NOTE: I thought I would re-run a few posts from 2009 during the holiday week, and I came across this one, originally posted December 28, 2008 - almost exactly one year ago. Then, I opined on the tremendous opportunity for HR organizations to lead and drive the implementation of new tools and technologies to support workforce collaboration. I wonder if in 2009, that this opportunity was really largely missed, consumed by the recession, survival-mode thinking, and too much debating and strategizing, and not enough 'doing'. Let me know what you think, did HR really miss on this in 2009? And can we take advantage of this in 2010?
An Opportunity for 2009 - December 28, 2008
Ok, you are probably sick of reading blogs, analyst opinions, and watching Webinars that all keep saying the same thing: in 2009 there are opportunities for HR Technologists to make substantial impact deploying systems or platforms to improve collaboration, networking, and information sharing.
Take a look at this quote from the Collaborative Thinking blog by Mike Gotta:
An opportunity for HR in 2009
Generational shifts: GenY and aging workforce trends create opportunities for HR groups to take on a much more strategic role. Employee, retiree and alumni social networks for instance have the potential to help organizations become more resilient and agile by allowing it to capitalize on its internal and extended relationships - often in ways not constrained by formal institutional structures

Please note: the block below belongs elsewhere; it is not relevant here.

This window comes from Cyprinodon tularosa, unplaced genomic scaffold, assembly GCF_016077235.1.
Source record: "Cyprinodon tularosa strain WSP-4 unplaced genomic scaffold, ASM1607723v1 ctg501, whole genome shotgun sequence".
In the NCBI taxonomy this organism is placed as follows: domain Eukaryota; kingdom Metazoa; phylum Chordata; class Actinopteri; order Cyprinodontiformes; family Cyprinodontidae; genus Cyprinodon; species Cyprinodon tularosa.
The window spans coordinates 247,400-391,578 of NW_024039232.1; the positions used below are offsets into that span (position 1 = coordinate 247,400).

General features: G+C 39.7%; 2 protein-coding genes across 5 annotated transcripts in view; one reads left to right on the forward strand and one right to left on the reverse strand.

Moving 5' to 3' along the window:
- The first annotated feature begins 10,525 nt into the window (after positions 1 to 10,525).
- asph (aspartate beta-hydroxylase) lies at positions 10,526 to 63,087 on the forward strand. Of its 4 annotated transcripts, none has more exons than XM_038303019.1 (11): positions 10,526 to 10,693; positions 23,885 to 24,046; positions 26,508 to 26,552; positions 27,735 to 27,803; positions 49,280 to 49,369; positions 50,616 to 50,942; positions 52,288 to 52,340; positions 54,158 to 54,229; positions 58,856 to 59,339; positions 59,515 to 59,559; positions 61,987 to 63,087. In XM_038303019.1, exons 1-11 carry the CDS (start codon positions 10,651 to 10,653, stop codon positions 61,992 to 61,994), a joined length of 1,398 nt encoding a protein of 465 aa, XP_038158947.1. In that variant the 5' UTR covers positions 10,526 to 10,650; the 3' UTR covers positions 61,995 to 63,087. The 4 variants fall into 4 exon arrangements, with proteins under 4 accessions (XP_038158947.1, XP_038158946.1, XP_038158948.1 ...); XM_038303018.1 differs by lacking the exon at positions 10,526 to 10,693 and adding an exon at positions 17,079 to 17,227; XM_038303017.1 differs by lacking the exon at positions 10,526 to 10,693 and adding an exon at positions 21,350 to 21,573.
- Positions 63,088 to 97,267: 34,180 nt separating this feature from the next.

How about this one from the Aberdeen Group's Kevin Martin:
While HR and IT can often butt heads regarding HR systems implementations, Aberdeen's research has uncovered that HR should collaborate with IT to advance Web 2.0 initiatives and achieve the above-referenced common organizational objective: organizational knowledge capture and transfer.
And if you come to the realization and conclusion that social networking and collaboration technologies are the right tools for your organization and want to champion their adoption and deployment but are faced with skeptical or less-informed management? How do you convince the 'old-guard' managers and influencers that social technologies are a valuable, soon to be essential tool, and not just a distraction from 'real work'? How about this answer from Knowledge Infusion:
Don't try. Start at grassroots level with a ripe and receptive department or business unit. Once there is success and viral effect, the old school executives will take notice and support an enterprise approach.
You know, deep down you know, that jumping in to the Web 2.0 world is the right thing to do in 2009. The start-up investment is extremely low, the learning curves are short, and there are loads of articles, blogs, case studies describing how numerous organizations have approached and have had success with these tools.
Don't wait for the jokers in IT to do this and grab all the glory a year from now!